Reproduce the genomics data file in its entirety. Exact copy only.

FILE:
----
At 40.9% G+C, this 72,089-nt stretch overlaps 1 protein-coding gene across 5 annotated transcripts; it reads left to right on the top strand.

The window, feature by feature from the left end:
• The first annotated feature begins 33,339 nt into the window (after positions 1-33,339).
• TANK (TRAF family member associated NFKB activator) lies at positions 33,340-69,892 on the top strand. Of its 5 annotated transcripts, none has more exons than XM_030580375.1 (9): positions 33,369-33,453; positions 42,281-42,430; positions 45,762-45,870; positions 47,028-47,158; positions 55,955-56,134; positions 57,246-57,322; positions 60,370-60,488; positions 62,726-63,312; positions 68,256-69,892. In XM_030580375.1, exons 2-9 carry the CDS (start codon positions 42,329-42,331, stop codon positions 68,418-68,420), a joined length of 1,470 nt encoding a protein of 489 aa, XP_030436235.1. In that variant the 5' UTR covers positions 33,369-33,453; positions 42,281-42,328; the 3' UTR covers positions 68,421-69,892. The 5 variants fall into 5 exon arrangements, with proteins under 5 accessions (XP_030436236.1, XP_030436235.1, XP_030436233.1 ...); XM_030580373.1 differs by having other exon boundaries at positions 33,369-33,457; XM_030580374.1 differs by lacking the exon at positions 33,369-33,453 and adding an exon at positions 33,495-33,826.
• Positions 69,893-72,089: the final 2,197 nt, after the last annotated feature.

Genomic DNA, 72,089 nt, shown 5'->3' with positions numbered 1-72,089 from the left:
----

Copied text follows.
At 40.9% G+C, this 72,089-nt stretch overlaps 1 protein-coding gene across 5 annotated transcripts; it reads left to right on the top strand.

The window, feature by feature from the left end:
• The first annotated feature begins 33,339 nt into the window (after positions 1-33,339).
• TANK (TRAF family member associated NFKB activator) lies at positions 33,340-69,892 on the top strand. Of its 5 annotated transcripts, none has more exons than XM_030580375.1 (9): positions 33,369-33,453; positions 42,281-42,430; positions 45,762-45,870; positions 47,028-47,158; positions 55,955-56,134; positions 57,246-57,322; positions 60,370-60,488; positions 62,726-63,312; positions 68,256-69,892. In XM_030580375.1, exons 2-9 carry the CDS (start codon positions 42,329-42,331, stop codon positions 68,418-68,420), a joined length of 1,470 nt encoding a protein of 489 aa, XP_030436235.1. In that variant the 5' UTR covers positions 33,369-33,453; positions 42,281-42,328; the 3' UTR covers positions 68,421-69,892. The 5 variants fall into 5 exon arrangements, with proteins under 5 accessions (XP_030436236.1, XP_030436235.1, XP_030436233.1 ...); XM_030580373.1 differs by having other exon boundaries at positions 33,369-33,457; XM_030580374.1 differs by lacking the exon at positions 33,369-33,453 and adding an exon at positions 33,495-33,826.
• Positions 69,893-72,089: the final 2,197 nt, after the last annotated feature.

Genomic DNA, 72,089 nt, shown 5'->3' with positions numbered 1-72,089 from the left: